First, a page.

A campaign at Anderson School District Five in South Carolina is targeting illegal school bus passers and educating the community on existing state law, while aiming to amend the law to allow video-surveillance solutions for enforcement.
The Stop Arm Violation Education-Enforcement pilot program, or S.A.V.E., was created by David Poag, the district's operations and routing supervisor, and Darryl Webb, Anderson's director of transportation, to address the "blatant" illegal passing violations that occur each school day. Poag said the district hadn't seen anything being done on the local level to address the issue.
He added that 14 students have been killed and 26 injured in illegal passing incidents over the past four decades.
"That's 40 too many," Poag told STN.
The mission of S.A.V.E. is to enlist the public in helping to reduce the number of illegal passes by educating motorists on the law and to consequently increase safety at and around school bus stops. The S.A.V.E. website displays photos of demo projects with video-surveillance providers AngelTrax and Zentinel that capture the license plates of illegal passers, as well as links to current South Carolina law and other state laws along with safety tips for students and motorists alike. The goal is to amend state law to allow the video to be used in court to proscecute offenders.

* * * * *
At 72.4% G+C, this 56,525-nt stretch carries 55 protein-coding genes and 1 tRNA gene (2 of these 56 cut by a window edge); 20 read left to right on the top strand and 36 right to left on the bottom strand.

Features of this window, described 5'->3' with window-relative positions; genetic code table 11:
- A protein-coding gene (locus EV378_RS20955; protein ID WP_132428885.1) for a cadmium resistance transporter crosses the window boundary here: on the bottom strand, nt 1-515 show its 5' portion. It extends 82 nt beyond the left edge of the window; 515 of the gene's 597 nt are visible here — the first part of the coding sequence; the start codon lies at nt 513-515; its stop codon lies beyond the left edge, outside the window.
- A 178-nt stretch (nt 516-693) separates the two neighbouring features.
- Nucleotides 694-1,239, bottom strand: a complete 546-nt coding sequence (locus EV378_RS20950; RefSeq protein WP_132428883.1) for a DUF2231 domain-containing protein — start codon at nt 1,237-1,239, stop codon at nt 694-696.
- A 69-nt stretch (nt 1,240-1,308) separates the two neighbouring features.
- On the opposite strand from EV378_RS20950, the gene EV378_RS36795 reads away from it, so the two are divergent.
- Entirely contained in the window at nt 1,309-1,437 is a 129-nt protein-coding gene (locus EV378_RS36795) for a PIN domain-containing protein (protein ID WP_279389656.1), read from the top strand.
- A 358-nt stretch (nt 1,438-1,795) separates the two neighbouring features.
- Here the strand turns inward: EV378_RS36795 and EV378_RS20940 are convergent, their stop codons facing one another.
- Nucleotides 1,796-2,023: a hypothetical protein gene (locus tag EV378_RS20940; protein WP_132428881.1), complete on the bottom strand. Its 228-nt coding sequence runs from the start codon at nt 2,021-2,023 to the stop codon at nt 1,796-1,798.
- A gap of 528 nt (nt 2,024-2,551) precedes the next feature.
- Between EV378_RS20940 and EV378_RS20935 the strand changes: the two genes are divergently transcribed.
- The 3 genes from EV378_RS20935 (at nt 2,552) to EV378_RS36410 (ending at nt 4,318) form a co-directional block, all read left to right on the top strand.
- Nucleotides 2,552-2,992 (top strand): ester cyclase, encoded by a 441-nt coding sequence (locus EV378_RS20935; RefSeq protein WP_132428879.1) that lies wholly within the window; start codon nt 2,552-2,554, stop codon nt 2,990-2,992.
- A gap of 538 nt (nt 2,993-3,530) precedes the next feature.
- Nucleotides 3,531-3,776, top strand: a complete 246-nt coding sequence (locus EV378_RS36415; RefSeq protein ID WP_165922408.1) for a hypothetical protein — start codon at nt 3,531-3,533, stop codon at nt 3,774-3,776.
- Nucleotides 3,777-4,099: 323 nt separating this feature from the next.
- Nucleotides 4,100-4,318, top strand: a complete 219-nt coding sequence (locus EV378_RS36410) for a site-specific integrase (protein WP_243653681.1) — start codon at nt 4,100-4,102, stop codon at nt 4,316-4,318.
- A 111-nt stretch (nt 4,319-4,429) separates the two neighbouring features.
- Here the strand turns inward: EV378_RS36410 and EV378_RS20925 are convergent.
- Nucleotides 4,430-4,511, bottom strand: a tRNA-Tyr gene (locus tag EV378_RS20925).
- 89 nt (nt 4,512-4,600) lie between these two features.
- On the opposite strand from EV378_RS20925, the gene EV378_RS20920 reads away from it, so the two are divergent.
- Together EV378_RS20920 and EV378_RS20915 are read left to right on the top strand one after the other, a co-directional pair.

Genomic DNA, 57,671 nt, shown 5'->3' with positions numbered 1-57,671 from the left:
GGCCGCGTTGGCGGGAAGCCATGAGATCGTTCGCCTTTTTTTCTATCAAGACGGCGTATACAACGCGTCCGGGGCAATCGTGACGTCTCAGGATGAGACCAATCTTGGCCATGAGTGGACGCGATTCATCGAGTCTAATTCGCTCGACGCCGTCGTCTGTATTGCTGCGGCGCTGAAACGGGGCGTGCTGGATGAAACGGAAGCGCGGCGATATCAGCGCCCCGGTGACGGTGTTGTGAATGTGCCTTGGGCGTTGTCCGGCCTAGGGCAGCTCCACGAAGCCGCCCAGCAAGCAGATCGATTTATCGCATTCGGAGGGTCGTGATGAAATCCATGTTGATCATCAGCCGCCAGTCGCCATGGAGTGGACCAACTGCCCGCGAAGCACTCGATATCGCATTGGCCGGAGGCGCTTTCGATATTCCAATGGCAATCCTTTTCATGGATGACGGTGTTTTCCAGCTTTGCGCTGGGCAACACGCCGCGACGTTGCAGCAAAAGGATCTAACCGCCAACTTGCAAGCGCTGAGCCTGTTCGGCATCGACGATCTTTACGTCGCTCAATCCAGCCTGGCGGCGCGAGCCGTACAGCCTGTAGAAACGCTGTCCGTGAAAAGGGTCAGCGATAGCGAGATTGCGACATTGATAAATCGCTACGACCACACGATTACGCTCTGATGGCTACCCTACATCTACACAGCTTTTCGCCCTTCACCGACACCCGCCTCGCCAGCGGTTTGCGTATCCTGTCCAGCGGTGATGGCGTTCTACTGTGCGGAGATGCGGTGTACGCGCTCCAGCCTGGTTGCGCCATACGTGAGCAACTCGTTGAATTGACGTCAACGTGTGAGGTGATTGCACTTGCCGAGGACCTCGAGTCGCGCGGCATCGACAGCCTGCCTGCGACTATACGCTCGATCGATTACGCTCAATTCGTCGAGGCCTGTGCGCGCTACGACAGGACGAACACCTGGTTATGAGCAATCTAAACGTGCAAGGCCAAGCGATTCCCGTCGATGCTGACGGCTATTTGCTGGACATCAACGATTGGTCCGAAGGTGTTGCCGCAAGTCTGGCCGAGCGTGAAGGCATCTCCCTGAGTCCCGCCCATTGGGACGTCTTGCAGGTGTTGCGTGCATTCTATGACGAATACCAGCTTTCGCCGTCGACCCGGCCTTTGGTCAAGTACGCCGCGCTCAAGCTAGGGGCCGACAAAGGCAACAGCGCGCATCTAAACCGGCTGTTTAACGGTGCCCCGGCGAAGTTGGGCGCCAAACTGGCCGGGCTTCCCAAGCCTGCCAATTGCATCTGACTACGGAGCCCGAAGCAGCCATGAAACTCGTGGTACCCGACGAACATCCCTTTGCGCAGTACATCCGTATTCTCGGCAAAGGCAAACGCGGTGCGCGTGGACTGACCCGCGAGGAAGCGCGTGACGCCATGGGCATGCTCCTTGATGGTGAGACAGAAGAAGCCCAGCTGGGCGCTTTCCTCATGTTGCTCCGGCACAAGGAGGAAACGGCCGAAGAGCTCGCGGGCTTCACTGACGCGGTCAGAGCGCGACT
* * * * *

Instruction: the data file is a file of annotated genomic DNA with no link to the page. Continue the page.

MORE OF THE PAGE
State Sen. Thomas Alexander did propose bill S.718 in May that would allow video evidence of an illegal passing to be used in civil proceedings. But that bill has yet to move out of committee. In the absence of such a law, Poag said local law enforcement has told the district that officers can only issue citations when they witness the violation taking place.
"It's nearly impossible to capture the driver's facial features in a video. That's why South Carolina needs to follow in the footsteps of Georgia and change the law to allow civil citations to be issued to drivers who illegally pass a stopped school bus," Poag added. "We need to hit them where it hurts ... their pockets. In my opinion, South Carolina should use the monies collected from the fines to pay for the cameras on the buses, and to create advertising campaigns throughout the state to bring awareness to the dangers of illegally passing a stopped school bus."
So far, Poag said the reaction of the public to S.A.V.E. has been "warm and fuzzy to my knowledge" and that he has yet to hear a valid argument against using the cameras to issue civil penalties.
"This is not a money-maker. This is about keeping our precious cargo safe when they enter and exit the bus," he said.
Poag said bus drivers are also using the Steffi Crosser, a reflective glove invented by a New York school bus driver, to increase visibility to students for when to cross to or from the bus stop.
The district is located about 125 miles northeast of Atlanta.